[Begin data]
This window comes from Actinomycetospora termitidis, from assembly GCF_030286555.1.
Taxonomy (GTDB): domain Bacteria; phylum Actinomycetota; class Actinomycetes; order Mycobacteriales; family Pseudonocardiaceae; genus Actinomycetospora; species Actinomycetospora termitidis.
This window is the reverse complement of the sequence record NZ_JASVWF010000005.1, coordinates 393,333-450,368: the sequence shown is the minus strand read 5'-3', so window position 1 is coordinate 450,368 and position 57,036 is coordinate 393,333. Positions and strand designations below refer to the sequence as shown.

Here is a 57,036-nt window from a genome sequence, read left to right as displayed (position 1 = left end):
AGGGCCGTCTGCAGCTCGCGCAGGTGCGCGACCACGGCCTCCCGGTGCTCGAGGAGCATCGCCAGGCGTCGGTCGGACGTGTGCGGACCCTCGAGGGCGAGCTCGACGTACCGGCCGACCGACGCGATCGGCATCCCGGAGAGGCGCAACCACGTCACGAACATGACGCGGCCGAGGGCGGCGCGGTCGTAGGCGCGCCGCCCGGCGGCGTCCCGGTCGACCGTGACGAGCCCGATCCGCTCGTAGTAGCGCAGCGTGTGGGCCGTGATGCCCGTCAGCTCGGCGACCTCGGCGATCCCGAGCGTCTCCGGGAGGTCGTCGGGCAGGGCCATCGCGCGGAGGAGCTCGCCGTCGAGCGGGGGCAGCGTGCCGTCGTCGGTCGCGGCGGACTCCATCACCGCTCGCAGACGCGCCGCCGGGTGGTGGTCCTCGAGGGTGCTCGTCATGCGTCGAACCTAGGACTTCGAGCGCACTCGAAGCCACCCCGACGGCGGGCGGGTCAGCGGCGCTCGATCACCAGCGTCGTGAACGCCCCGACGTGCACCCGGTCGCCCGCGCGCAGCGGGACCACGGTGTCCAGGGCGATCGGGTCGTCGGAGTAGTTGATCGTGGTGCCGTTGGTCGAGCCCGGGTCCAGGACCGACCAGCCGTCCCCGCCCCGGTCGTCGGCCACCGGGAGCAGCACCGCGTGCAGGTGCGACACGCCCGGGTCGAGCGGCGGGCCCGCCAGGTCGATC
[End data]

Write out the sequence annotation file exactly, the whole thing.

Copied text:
This window comes from Actinomycetospora termitidis, from assembly GCF_030286555.1.
Taxonomy (GTDB): domain Bacteria; phylum Actinomycetota; class Actinomycetes; order Mycobacteriales; family Pseudonocardiaceae; genus Actinomycetospora; species Actinomycetospora termitidis.
This window is the reverse complement of the sequence record NZ_JASVWF010000005.1, coordinates 393,333-450,368: the sequence shown is the minus strand read 5'-3', so window position 1 is coordinate 450,368 and position 57,036 is coordinate 393,333. Positions and strand designations below refer to the sequence as shown.

Here is a 57,036-nt window from a genome sequence, read left to right as displayed (position 1 = left end):
AGGGCCGTCTGCAGCTCGCGCAGGTGCGCGACCACGGCCTCCCGGTGCTCGAGGAGCATCGCCAGGCGTCGGTCGGACGTGTGCGGACCCTCGAGGGCGAGCTCGACGTACCGGCCGACCGACGCGATCGGCATCCCGGAGAGGCGCAACCACGTCACGAACATGACGCGGCCGAGGGCGGCGCGGTCGTAGGCGCGCCGCCCGGCGGCGTCCCGGTCGACCGTGACGAGCCCGATCCGCTCGTAGTAGCGCAGCGTGTGGGCCGTGATGCCCGTCAGCTCGGCGACCTCGGCGATCCCGAGCGTCTCCGGGAGGTCGTCGGGCAGGGCCATCGCGCGGAGGAGCTCGCCGTCGAGCGGGGGCAGCGTGCCGTCGTCGGTCGCGGCGGACTCCATCACCGCTCGCAGACGCGCCGCCGGGTGGTGGTCCTCGAGGGTGCTCGTCATGCGTCGAACCTAGGACTTCGAGCGCACTCGAAGCCACCCCGACGGCGGGCGGGTCAGCGGCGCTCGATCACCAGCGTCGTGAACGCCCCGACGTGCACCCGGTCGCCCGCGCGCAGCGGGACCACGGTGTCCAGGGCGATCGGGTCGTCGGAGTAGTTGATCGTGGTGCCGTTGGTCGAGCCCGGGTCCAGGACCGACCAGCCGTCCCCGCCCCGGTCGTCGGCCACCGGGAGCAGCACCGCGTGCAGGTGCGACACGCCCGGGTCGAGCGGCGGGCCCGCCAGGTCGATC